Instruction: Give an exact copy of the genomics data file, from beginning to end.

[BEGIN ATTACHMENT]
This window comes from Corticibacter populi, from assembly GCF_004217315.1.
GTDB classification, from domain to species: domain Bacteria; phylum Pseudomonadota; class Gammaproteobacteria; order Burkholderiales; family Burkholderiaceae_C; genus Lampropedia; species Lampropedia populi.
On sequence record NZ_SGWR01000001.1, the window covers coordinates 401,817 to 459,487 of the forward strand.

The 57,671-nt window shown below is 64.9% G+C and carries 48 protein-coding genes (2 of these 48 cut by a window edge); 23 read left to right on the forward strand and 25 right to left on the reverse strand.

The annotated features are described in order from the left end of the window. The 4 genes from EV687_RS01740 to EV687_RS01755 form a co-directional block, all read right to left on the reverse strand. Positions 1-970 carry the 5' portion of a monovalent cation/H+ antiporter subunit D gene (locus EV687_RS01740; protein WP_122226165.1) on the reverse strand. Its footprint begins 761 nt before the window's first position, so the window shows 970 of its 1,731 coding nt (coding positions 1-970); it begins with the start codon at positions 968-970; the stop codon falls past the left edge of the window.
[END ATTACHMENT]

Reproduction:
This window comes from Corticibacter populi, from assembly GCF_004217315.1.
GTDB classification, from domain to species: domain Bacteria; phylum Pseudomonadota; class Gammaproteobacteria; order Burkholderiales; family Burkholderiaceae_C; genus Lampropedia; species Lampropedia populi.
On sequence record NZ_SGWR01000001.1, the window covers coordinates 401,817 to 459,487 of the forward strand.

The 57,671-nt window shown below is 64.9% G+C and carries 48 protein-coding genes (2 of these 48 cut by a window edge); 23 read left to right on the forward strand and 25 right to left on the reverse strand.

The annotated features are described in order from the left end of the window. The 4 genes from EV687_RS01740 to EV687_RS01755 form a co-directional block, all read right to left on the reverse strand. Positions 1-970 carry the 5' portion of a monovalent cation/H+ antiporter subunit D gene (locus EV687_RS01740; protein WP_122226165.1) on the reverse strand. Its footprint begins 761 nt before the window's first position, so the window shows 970 of its 1,731 coding nt (coding positions 1-970); it begins with the start codon at positions 968-970; the stop codon falls past the left edge of the window.